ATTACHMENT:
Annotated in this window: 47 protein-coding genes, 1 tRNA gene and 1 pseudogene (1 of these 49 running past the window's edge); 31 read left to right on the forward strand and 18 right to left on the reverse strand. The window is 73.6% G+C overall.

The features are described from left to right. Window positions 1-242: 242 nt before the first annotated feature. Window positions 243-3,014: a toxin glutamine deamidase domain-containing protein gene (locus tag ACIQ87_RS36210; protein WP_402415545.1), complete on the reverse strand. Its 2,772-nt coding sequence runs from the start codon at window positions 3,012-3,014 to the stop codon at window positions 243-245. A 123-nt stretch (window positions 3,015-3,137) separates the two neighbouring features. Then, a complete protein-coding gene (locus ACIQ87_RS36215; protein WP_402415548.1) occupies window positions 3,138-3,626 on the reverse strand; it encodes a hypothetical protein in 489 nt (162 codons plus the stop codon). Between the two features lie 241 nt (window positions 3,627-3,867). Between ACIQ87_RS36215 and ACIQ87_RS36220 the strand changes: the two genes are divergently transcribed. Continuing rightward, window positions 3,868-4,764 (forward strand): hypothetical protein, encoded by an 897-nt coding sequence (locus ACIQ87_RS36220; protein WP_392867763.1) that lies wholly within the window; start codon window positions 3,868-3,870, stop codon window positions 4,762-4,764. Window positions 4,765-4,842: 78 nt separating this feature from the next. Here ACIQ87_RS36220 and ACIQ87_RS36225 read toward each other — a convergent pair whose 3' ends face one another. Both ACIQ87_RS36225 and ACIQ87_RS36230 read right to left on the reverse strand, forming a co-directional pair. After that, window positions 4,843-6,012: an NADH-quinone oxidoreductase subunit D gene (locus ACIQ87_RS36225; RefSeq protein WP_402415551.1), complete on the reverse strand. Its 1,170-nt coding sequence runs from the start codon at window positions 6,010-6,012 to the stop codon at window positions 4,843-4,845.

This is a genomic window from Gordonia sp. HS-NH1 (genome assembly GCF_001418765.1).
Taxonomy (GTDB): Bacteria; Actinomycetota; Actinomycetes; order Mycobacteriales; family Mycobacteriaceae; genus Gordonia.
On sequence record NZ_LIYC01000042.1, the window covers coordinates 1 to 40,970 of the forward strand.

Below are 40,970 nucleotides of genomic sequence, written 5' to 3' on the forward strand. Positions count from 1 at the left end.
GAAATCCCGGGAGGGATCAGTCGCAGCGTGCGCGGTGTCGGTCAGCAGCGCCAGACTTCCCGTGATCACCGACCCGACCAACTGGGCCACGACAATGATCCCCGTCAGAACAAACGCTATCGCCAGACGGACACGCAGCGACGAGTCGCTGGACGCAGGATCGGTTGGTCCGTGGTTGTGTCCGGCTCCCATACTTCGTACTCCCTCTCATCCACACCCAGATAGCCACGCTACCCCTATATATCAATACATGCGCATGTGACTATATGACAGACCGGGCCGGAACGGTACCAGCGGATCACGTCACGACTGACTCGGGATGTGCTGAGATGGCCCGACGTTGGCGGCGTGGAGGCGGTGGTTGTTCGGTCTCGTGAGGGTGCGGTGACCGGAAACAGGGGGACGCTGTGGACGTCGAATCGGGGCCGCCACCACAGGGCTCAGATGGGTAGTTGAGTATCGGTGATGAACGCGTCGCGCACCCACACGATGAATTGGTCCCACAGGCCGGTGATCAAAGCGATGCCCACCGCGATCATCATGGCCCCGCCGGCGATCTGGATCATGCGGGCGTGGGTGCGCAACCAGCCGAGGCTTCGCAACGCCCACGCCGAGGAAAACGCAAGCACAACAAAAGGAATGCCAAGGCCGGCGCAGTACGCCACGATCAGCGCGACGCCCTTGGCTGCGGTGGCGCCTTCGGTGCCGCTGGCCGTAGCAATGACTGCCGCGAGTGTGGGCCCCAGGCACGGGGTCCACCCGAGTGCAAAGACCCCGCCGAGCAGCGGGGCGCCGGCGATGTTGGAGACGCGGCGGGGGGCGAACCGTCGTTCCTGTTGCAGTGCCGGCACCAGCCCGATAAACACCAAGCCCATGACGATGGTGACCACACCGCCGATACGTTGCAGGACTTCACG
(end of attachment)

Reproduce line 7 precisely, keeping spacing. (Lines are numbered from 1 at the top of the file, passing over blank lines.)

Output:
GAAATCCCGGGAGGGATCAGTCGCAGCGTGCGCGGTGTCGGTCAGCAGCGCCAGACTTCCCGTGATCACCGACCCGACCAACTGGGCCACGACAATGATCCCCGTCAGAACAAACGCTATCGCCAGACGGACACGCAGCGACGAGTCGCTGGACGCAGGATCGGTTGGTCCGTGGTTGTGTCCGGCTCCCATACTTCGTACTCCCTCTCATCCACACCCAGATAGCCACGCTACCCCTATATATCAATACATGCGCATGTGACTATATGACAGACCGGGCCGGAACGGTACCAGCGGATCACGTCACGACTGACTCGGGATGTGCTGAGATGGCCCGACGTTGGCGGCGTGGAGGCGGTGGTTGTTCGGTCTCGTGAGGGTGCGGTGACCGGAAACAGGGGGACGCTGTGGACGTCGAATCGGGGCCGCCACCACAGGGCTCAGATGGGTAGTTGAGTATCGGTGATGAACGCGTCGCGCACCCACACGATGAATTGGTCCCACAGGCCGGTGATCAAAGCGATGCCCACCGCGATCATCATGGCCCCGCCGGCGATCTGGATCATGCGGGCGTGGGTGCGCAACCAGCCGAGGCTTCGCAACGCCCACGCCGAGGAAAACGCAAGCACAACAAAAGGAATGCCAAGGCCGGCGCAGTACGCCACGATCAGCGCGACGCCCTTGGCTGCGGTGGCGCCTTCGGTGCCGCTGGCCGTAGCAATGACTGCCGCGAGTGTGGGCCCCAGGCACGGGGTCCACCCGAGTGCAAAGACCCCGCCGAGCAGCGGGGCGCCGGCGATGTTGGAGACGCGGCGGGGGGCGAACCGTCGTTCCTGTTGCAGTGCCGGCACCAGCCCGATAAACACCAAGCCCATGACGATGGTGACCACACCGCCGATACGTTGCAGGACTTCACG